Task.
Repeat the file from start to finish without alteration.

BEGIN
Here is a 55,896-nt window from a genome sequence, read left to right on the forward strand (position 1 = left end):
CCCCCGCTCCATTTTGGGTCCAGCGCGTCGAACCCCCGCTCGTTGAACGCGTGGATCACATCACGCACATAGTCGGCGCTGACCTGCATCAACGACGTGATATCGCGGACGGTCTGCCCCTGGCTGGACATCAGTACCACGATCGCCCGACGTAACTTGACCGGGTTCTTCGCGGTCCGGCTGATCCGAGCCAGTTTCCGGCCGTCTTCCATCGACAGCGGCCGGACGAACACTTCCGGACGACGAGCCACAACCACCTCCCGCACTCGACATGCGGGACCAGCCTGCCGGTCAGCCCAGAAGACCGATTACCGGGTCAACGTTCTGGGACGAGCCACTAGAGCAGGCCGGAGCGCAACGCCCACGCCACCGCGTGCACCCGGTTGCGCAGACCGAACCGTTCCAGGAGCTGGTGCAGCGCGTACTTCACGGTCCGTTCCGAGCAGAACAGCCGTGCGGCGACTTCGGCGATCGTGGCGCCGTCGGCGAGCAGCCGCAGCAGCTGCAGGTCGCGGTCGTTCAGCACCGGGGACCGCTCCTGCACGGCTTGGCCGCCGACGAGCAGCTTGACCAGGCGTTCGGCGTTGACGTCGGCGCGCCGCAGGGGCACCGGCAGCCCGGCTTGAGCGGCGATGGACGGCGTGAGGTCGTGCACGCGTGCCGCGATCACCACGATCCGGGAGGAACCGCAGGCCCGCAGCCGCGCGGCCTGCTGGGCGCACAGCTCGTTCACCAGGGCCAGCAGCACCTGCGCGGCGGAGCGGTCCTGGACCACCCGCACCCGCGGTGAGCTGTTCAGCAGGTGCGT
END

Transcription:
Here is a 55,896-nt window from a genome sequence, read left to right on the forward strand (position 1 = left end):
CCCCCGCTCCATTTTGGGTCCAGCGCGTCGAACCCCCGCTCGTTGAACGCGTGGATCACATCACGCACATAGTCGGCGCTGACCTGCATCAACGACGTGATATCGCGGACGGTCTGCCCCTGGCTGGACATCAGTACCACGATCGCCCGACGTAACTTGACCGGGTTCTTCGCGGTCCGGCTGATCCGAGCCAGTTTCCGGCCGTCTTCCATCGACAGCGGCCGGACGAACACTTCCGGACGACGAGCCACAACCACCTCCCGCACTCGACATGCGGGACCAGCCTGCCGGTCAGCCCAGAAGACCGATTACCGGGTCAACGTTCTGGGACGAGCCACTAGAGCAGGCCGGAGCGCAACGCCCACGCCACCGCGTGCACCCGGTTGCGCAGACCGAACCGTTCCAGGAGCTGGTGCAGCGCGTACTTCACGGTCCGTTCCGAGCAGAACAGCCGTGCGGCGACTTCGGCGATCGTGGCGCCGTCGGCGAGCAGCCGCAGCAGCTGCAGGTCGCGGTCGTTCAGCACCGGGGACCGCTCCTGCACGGCTTGGCCGCCGACGAGCAGCTTGACCAGGCGTTCGGCGTTGACGTCGGCGCGCCGCAGGGGCACCGGCAGCCCGGCTTGAGCGGCGATGGACGGCGTGAGGTCGTGCACGCGTGCCGCGATCACCACGATCCGGGAGGAACCGCAGGCCCGCAGCCGCGCGGCCTGCTGGGCGCACAGCTCGTTCACCAGGGCCAGCAGCACCTGCGCGGCGGAGCGGTCCTGGACCACCCGCACCCGCGGTGAGCTGTTCAGCAGGTGCGT